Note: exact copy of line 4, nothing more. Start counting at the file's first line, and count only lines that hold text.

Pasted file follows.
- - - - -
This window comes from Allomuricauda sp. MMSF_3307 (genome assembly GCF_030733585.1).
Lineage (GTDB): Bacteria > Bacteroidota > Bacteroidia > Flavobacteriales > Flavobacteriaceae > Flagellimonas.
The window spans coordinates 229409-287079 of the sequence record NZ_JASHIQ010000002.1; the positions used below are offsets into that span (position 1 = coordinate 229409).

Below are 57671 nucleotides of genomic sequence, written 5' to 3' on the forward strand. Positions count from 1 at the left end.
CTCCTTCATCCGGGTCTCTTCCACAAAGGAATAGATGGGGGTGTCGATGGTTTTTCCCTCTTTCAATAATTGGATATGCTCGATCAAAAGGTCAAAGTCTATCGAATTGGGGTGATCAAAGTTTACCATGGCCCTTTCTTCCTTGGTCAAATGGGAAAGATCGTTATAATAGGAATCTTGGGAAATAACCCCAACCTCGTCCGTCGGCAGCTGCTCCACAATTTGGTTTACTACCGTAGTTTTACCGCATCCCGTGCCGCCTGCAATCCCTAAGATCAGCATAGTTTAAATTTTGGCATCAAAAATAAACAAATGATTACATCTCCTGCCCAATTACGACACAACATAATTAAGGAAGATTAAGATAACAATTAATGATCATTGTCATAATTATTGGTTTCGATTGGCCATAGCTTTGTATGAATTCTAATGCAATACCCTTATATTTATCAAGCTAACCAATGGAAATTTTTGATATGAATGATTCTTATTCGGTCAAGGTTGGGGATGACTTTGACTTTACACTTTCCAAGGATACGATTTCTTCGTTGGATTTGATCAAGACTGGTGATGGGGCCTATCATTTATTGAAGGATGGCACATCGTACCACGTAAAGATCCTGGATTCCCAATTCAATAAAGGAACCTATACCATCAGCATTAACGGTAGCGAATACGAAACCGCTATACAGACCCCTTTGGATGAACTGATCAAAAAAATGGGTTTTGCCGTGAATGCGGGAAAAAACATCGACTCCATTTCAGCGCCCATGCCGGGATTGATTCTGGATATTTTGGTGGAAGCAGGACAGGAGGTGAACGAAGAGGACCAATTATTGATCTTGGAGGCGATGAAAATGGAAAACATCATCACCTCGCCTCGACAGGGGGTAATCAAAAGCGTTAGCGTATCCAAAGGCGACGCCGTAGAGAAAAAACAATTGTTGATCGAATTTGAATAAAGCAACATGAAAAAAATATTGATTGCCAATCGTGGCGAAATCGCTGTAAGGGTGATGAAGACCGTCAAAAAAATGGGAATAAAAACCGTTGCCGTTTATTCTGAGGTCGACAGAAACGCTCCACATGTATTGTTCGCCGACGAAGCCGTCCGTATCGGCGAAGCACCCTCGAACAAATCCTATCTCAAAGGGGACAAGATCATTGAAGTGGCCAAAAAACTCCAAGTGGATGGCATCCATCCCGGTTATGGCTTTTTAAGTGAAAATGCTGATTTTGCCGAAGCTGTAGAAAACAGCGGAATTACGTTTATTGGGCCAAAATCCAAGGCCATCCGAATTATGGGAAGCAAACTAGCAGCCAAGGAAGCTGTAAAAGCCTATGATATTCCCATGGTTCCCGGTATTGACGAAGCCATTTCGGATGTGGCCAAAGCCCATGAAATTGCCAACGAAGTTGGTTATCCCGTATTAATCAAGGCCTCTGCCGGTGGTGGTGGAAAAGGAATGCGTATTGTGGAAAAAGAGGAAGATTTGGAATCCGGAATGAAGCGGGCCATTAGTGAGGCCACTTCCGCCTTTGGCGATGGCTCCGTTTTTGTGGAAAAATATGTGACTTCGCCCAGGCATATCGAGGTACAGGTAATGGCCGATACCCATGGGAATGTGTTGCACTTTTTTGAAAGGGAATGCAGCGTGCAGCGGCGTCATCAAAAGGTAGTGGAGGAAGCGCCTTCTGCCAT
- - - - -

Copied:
Below are 57671 nucleotides of genomic sequence, written 5' to 3' on the forward strand. Positions count from 1 at the left end.